23 Apr 2021
European journal of clinical microbiology & infectious diseases : official publication of the European Society of Clinical Microbiology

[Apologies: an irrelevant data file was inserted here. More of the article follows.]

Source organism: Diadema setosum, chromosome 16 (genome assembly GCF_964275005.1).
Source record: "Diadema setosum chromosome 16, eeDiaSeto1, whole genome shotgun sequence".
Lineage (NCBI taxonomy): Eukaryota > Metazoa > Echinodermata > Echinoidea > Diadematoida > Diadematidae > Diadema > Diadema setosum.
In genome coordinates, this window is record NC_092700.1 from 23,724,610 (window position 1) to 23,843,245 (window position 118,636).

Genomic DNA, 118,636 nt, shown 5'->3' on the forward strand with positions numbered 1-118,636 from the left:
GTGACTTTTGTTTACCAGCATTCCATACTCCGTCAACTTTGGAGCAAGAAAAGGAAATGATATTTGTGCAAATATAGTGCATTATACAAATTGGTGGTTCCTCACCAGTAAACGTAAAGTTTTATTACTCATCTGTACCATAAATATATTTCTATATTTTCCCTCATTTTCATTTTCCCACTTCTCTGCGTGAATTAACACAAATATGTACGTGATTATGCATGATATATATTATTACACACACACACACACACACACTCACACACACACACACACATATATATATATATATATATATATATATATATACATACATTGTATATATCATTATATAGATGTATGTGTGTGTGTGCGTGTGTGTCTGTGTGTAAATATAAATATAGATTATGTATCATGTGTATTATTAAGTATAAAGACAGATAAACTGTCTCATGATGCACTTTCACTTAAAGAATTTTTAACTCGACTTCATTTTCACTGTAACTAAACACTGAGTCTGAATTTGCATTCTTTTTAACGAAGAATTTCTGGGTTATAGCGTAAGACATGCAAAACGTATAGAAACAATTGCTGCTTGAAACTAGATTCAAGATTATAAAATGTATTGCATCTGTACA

Patients with viral respiratory infections often present symptoms compatible with bloodstream infections. Consequently, the winter period commonly associated with epidemic respiratory illnesses shows an increase in the number of blood cultures (BC) and to occasional saturation of automated BC systems. Here, we explored the seasonal variations in BC samples and the potential impact of shortening the incubation time of BC when automated BC systems are close to saturation. A retrospective study was conducted during a 3-year period in 4 hospitals located in the Paris region, France. All aerobic and anaerobic bottles were included, except pediatric bottles and those sampled for suspicion of endocarditis. The number of BC bottles collected during the winter period was compared to the annual baseline. All bottles positive after a 4-day incubation were analyzed regarding clinical and microbiological findings. The number of BC bottles was significantly higher during the winter periods, compared to the annual baseline (up to 14%). A total of 292,349 BC bottles were analyzed with 23,363 (8.0%) positive, including 236 (1%) after a 4-day incubation. Of these 236 bottles, 76 (64.8%) were positive with a contaminant, 78 (33.1%) with a clinically significant microorganism identified for the same patient in the previous 4 days, and only 5 (2.1%) with a clinically significant microorganism not previously identified. Winter periods were associated with a significant increase in BC samples. Shortening the incubation time of BC bottles from 5 to 4 days seems a relevant option when automated BC systems are close to saturation.